In 1822 Stendhal published his treatise, De l'Amour, a practical scientific treatise on the erotic emotion by an author who possessed the unusual advantage of being at the same time an acute psychologist and a brilliant man of the world, who could test abstract theories by concrete practice and could co-ordinate what he had felt in himself and observe in others into broad general principles.

In 1825 Stendhal, plunging vigorously into the controversy between the Classicists and the Romanticists, published his celebrated pamphlet, Racine and Shakespeare, in which he vindicated with successful crispness the claims of live verse against stereotyped couplets and of modern analysis against historical tradition. His next work was the Life of Rossini, whom he had known personally in Milan, while in 1827 he published his first novel Armance, which, while not equal to the author's greatest work, give none the less good promise of that analytical dash which he was subsequently to manifest. After Armance come the well-known Promenades Rome, while the Stendhalian masterpiece Le Rouge et Le Noir was presented in 1830 to an unappreciative public.

Enthusiasm for this book is the infallible test of your true Stendhalian. Some critics may prefer, possibly, the more Jamesian delicacy of Armance, and others fortified by the example of Goethe may avow their predilection for The Chartreuse de Parme with all the jeune premier charm of its amiable hero. But in our view no book by Stendhal is capable of giving the reader such intellectual thrills as that work which has been adjudged to be his greatest by Balzac, by Taine, by Bourget. Certainly no other book by Stendhal than that which has conjured up Rougistes in all countries in Europe has been the object of a cult in itself. We doubt, morever, if there is any other modern book whether by Stendhal or any one else, which has actually been learnt by heart by its devotees, who, if we may borrow the story told by M. Paul Bourget, are accustomed to challenge the authenticity of each other's knowledge by starting off with some random passage only to find it immediately taken up, as though the book had been the very Bible itself.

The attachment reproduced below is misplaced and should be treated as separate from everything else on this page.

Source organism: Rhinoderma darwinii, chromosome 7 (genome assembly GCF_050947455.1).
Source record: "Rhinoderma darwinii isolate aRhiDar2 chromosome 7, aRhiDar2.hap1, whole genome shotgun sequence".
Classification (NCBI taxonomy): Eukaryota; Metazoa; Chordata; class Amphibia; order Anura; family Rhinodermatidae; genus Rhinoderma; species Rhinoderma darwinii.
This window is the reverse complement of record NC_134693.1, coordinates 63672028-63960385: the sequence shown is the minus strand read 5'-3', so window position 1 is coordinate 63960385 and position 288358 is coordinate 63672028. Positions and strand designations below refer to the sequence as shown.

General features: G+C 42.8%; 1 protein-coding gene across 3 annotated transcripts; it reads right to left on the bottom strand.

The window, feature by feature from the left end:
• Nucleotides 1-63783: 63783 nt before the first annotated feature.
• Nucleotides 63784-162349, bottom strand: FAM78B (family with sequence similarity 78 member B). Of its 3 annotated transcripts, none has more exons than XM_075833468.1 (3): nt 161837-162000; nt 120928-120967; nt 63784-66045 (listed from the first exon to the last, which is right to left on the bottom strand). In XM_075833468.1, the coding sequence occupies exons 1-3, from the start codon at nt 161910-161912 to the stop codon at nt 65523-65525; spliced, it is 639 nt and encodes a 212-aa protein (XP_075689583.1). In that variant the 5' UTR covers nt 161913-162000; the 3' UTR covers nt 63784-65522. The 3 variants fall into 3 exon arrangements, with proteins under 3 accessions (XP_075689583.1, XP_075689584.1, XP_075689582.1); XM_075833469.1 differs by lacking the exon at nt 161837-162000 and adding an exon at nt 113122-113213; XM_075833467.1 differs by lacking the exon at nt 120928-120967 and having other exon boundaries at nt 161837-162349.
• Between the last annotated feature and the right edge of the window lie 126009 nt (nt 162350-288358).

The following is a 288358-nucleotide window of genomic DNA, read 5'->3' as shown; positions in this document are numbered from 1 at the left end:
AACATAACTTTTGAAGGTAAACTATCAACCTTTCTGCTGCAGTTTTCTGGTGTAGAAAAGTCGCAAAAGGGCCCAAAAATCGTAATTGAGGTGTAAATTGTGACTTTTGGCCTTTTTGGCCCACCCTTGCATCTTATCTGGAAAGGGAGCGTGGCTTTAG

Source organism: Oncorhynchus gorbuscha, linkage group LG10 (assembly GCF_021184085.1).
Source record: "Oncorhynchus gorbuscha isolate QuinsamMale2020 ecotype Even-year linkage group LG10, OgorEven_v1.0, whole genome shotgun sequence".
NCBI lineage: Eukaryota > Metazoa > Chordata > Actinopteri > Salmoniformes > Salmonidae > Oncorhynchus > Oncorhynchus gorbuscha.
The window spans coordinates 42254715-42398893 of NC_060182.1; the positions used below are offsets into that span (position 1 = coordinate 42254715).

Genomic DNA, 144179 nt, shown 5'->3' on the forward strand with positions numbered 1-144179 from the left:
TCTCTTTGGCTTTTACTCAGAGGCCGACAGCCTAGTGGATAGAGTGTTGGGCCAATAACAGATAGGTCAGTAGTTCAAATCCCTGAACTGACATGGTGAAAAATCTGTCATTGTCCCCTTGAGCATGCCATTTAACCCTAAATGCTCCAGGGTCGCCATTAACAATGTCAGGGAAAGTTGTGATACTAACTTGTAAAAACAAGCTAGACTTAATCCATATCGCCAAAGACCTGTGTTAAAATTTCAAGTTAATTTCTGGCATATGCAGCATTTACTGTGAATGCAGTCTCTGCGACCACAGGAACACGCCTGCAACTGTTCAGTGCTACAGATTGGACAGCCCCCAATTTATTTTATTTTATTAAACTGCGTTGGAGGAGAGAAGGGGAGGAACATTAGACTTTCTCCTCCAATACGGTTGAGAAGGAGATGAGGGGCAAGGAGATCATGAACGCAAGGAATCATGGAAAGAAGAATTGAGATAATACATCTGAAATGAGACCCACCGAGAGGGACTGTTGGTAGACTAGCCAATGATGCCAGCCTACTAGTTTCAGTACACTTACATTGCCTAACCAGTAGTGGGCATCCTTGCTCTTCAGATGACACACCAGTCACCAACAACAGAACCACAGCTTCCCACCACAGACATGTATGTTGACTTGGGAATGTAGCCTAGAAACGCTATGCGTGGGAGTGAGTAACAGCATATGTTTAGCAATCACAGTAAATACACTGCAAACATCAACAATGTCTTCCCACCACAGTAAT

The more personal appeal of what is perhaps the greatest romance of the intellect ever written lies in the character of Julien, its villain-hero. In view of the identification of Julien with Stendhal himself to which we have already alluded, it is only fair to state that Stendhal does not appear to have ever been a tutor in a bourgeois family, nor does history relate his ever having made any attempt at the homicide of a woman. So far, in fact, as what we may call the external physical basis of the story is concerned, the material is supplied not by the life of the author, but by the life of a young student of Besançon, of the name of Berthet, who duly expiated on the threshold that crime which supplied the plot of this immortal novel. But the soul, the brain of Julien is not Berthet but Beyle. And what indeed is the whole book if not a vindication of beylisme, if we may use the word, coined by the man himself for his own outlook on life? For the procedure of Stendhal would seem to have placed his own self in his hero's shoes, to have lived in imagination his whole life, and to have recorded his experience with a wealth of analytic detail, which in spite of some arrogance, is yet both honest and scientific.